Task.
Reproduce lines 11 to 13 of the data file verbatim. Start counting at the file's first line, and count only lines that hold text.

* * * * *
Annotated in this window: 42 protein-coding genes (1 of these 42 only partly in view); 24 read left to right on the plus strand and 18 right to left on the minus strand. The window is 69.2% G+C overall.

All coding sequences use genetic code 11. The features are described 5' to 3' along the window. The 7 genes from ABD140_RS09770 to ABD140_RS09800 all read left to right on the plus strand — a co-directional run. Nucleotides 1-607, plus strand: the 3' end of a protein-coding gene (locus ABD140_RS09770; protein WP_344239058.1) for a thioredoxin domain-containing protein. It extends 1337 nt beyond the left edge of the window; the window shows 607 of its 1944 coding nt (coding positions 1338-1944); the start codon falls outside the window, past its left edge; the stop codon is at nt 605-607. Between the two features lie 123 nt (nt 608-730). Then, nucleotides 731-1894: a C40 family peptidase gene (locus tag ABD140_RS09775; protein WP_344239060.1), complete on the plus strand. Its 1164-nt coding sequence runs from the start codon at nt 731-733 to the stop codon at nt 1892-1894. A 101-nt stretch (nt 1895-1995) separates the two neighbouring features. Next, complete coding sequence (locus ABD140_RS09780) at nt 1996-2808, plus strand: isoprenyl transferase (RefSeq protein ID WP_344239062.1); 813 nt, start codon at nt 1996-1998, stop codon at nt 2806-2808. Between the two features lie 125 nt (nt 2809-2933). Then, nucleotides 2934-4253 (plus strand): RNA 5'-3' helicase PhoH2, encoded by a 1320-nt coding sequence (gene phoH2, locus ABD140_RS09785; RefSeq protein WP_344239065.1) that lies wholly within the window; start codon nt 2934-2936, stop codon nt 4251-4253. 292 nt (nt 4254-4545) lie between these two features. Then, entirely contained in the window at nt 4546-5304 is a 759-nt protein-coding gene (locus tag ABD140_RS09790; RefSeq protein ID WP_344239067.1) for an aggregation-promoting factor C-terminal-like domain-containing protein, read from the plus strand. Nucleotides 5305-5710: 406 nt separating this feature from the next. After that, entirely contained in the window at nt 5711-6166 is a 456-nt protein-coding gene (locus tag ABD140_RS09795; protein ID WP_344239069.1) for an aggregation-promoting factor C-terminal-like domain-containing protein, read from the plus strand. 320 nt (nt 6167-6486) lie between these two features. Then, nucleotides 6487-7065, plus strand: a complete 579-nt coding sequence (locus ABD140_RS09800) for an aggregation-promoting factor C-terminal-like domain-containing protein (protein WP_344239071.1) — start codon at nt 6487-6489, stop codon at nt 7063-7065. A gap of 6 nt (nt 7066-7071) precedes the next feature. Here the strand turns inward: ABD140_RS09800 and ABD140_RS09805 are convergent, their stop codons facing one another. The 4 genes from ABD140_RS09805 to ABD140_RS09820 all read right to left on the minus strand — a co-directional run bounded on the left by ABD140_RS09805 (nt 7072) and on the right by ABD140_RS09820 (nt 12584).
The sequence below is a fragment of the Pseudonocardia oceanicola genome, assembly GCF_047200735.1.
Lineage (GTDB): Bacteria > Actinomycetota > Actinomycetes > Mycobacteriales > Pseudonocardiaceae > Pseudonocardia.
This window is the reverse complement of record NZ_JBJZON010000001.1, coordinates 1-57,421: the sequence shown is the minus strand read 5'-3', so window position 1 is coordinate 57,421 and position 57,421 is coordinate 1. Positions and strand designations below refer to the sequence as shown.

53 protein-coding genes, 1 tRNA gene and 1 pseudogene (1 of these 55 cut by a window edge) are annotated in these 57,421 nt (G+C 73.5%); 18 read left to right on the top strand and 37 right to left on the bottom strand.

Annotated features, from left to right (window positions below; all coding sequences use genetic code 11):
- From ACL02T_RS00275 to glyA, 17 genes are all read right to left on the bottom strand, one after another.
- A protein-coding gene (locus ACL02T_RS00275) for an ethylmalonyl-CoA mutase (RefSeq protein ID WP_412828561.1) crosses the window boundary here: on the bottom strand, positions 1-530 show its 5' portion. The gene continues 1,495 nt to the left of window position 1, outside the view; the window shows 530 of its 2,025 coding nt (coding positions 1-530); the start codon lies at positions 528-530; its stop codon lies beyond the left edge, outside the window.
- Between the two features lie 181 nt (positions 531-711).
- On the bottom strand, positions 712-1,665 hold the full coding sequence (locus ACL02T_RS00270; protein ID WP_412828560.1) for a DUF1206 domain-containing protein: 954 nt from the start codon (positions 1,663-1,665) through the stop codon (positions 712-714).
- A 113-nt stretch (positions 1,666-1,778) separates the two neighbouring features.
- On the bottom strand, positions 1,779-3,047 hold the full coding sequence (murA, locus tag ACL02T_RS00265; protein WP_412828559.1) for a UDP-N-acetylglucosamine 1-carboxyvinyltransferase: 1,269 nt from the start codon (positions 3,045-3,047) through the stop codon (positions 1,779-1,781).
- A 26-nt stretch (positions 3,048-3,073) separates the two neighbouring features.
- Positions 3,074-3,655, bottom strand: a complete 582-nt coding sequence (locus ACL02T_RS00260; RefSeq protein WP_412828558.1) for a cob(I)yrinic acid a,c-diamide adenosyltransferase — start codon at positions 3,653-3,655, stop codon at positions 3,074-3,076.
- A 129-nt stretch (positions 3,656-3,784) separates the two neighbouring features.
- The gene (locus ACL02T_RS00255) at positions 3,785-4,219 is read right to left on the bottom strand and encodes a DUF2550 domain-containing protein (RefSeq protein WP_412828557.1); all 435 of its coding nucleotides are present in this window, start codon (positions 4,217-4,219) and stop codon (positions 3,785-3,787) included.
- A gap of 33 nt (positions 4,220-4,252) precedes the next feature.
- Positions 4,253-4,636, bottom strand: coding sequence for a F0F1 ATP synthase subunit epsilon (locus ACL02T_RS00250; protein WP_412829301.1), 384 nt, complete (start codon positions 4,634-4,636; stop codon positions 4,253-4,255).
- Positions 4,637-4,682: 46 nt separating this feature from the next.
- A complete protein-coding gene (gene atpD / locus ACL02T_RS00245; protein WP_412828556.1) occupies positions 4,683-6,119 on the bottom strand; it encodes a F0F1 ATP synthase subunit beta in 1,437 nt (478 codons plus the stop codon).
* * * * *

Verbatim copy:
- On the bottom strand, positions 712-1,665 hold the full coding sequence (locus ACL02T_RS00270; protein ID WP_412828560.1) for a DUF1206 domain-containing protein: 954 nt from the start codon (positions 1,663-1,665) through the stop codon (positions 712-714).
- A 113-nt stretch (positions 1,666-1,778) separates the two neighbouring features.
- On the bottom strand, positions 1,779-3,047 hold the full coding sequence (murA, locus tag ACL02T_RS00265; protein WP_412828559.1) for a UDP-N-acetylglucosamine 1-carboxyvinyltransferase: 1,269 nt from the start codon (positions 3,045-3,047) through the stop codon (positions 1,779-1,781).